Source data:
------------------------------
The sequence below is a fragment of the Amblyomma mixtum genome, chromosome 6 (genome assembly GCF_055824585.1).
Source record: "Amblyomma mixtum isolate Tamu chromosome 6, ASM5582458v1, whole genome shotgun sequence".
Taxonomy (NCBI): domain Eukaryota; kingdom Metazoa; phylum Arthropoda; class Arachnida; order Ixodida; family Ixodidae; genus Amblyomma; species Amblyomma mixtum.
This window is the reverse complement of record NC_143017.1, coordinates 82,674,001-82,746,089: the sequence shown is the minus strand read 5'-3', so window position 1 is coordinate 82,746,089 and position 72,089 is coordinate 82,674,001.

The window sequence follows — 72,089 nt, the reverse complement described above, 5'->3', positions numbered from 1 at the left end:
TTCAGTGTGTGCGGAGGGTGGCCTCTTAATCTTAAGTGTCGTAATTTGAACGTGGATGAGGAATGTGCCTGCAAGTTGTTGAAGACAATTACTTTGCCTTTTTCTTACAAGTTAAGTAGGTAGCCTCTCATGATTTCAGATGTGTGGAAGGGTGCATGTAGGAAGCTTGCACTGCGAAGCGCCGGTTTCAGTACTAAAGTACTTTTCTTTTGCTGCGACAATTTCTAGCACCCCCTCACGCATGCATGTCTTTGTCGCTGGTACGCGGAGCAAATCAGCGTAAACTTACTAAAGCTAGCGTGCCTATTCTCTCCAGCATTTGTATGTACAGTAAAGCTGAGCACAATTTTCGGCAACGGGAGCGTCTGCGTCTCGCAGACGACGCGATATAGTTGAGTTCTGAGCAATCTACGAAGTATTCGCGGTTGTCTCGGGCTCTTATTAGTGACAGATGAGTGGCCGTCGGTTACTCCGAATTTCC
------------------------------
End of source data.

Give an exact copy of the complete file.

The sequence below is a fragment of the Amblyomma mixtum genome, chromosome 6 (genome assembly GCF_055824585.1).
Source record: "Amblyomma mixtum isolate Tamu chromosome 6, ASM5582458v1, whole genome shotgun sequence".
Taxonomy (NCBI): domain Eukaryota; kingdom Metazoa; phylum Arthropoda; class Arachnida; order Ixodida; family Ixodidae; genus Amblyomma; species Amblyomma mixtum.
This window is the reverse complement of record NC_143017.1, coordinates 82,674,001-82,746,089: the sequence shown is the minus strand read 5'-3', so window position 1 is coordinate 82,746,089 and position 72,089 is coordinate 82,674,001.

The window sequence follows — 72,089 nt, the reverse complement described above, 5'->3', positions numbered from 1 at the left end:
TTCAGTGTGTGCGGAGGGTGGCCTCTTAATCTTAAGTGTCGTAATTTGAACGTGGATGAGGAATGTGCCTGCAAGTTGTTGAAGACAATTACTTTGCCTTTTTCTTACAAGTTAAGTAGGTAGCCTCTCATGATTTCAGATGTGTGGAAGGGTGCATGTAGGAAGCTTGCACTGCGAAGCGCCGGTTTCAGTACTAAAGTACTTTTCTTTTGCTGCGACAATTTCTAGCACCCCCTCACGCATGCATGTCTTTGTCGCTGGTACGCGGAGCAAATCAGCGTAAACTTACTAAAGCTAGCGTGCCTATTCTCTCCAGCATTTGTATGTACAGTAAAGCTGAGCACAATTTTCGGCAACGGGAGCGTCTGCGTCTCGCAGACGACGCGATATAGTTGAGTTCTGAGCAATCTACGAAGTATTCGCGGTTGTCTCGGGCTCTTATTAGTGACAGATGAGTGGCCGTCGGTTACTCCGAATTTCC